Doctors of internal medicine focus on adult medicine and have had special study and training focusing on the prevention and treatment of adult diseases. Although internists may act as primary care physicians, they are not "family physicians," "family practitioners," or "general practitioners," whose training is not solely concentrated on adults and may include surgery, obstetrics and pediatrics.
They are specially trained to solve puzzling diagnostic problems and can handle severe chronic illnesses and situations where several different illnesses may strike at the same time. They also bring to patients an understanding of wellness (disease prevention and the promotion of health), women's health, substance abuse, mental health, as well as effective treatment of common problems of the eyes, ears, skin, nervous system and reproductive organs.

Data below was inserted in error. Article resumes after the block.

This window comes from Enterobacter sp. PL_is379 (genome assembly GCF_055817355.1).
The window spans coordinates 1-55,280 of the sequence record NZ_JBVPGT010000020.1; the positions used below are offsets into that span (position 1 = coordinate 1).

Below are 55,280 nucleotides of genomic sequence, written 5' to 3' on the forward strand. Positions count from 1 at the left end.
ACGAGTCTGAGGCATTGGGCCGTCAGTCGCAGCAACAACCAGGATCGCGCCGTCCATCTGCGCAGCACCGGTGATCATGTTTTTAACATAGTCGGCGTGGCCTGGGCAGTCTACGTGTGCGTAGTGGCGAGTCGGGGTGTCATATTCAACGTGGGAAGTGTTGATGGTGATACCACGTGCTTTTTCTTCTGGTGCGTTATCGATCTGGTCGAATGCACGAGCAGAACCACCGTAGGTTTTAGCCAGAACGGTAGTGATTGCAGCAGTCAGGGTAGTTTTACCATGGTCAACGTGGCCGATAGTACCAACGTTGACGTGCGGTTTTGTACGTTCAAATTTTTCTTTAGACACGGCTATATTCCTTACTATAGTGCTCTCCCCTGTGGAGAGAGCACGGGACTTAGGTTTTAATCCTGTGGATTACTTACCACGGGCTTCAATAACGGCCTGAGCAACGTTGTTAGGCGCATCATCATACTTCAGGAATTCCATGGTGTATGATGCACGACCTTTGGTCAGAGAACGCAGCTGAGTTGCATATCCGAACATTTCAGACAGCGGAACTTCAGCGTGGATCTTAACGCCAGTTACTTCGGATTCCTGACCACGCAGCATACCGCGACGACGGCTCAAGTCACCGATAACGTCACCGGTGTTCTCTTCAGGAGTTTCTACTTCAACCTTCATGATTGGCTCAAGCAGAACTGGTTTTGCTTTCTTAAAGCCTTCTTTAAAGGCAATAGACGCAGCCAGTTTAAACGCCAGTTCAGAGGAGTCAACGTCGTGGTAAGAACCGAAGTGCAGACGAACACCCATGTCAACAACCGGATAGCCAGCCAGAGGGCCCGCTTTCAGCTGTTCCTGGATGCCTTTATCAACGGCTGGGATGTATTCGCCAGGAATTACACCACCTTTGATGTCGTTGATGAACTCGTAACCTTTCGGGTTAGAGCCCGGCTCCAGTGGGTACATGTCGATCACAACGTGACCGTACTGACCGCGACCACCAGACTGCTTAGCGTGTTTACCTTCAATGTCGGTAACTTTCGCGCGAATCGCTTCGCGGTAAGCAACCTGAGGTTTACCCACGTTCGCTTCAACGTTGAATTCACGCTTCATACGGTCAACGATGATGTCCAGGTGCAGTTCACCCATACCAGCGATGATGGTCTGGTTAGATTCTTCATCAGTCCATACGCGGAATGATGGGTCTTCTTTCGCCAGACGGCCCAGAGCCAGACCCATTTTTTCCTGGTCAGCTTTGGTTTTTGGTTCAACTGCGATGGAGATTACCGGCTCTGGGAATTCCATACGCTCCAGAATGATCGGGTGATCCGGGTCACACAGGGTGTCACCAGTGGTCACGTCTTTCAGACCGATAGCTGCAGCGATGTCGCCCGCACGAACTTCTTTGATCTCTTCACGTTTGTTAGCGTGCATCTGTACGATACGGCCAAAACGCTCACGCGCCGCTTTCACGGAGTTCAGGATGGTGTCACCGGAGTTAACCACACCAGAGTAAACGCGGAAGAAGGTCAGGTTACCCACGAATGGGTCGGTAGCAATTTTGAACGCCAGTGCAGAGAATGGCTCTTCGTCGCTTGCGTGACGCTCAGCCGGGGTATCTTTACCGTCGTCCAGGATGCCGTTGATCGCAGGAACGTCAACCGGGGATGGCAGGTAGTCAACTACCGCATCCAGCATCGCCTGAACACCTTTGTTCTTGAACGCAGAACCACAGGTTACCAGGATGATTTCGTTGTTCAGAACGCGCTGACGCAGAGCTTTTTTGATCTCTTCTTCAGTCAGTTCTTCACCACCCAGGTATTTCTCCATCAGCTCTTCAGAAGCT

In today's complex medical environment, internists take pride in caring for their patients for life. When other medical specialists, such as surgeons or obstetricians, are involved, they coordinate their patient's care and manage difficult medical problems associated with that care.
Internists are sometimes referred to as the "doctor's doctor," because they are often called upon to act as consultants to other physicians to help solve puzzling diagnostic problems.
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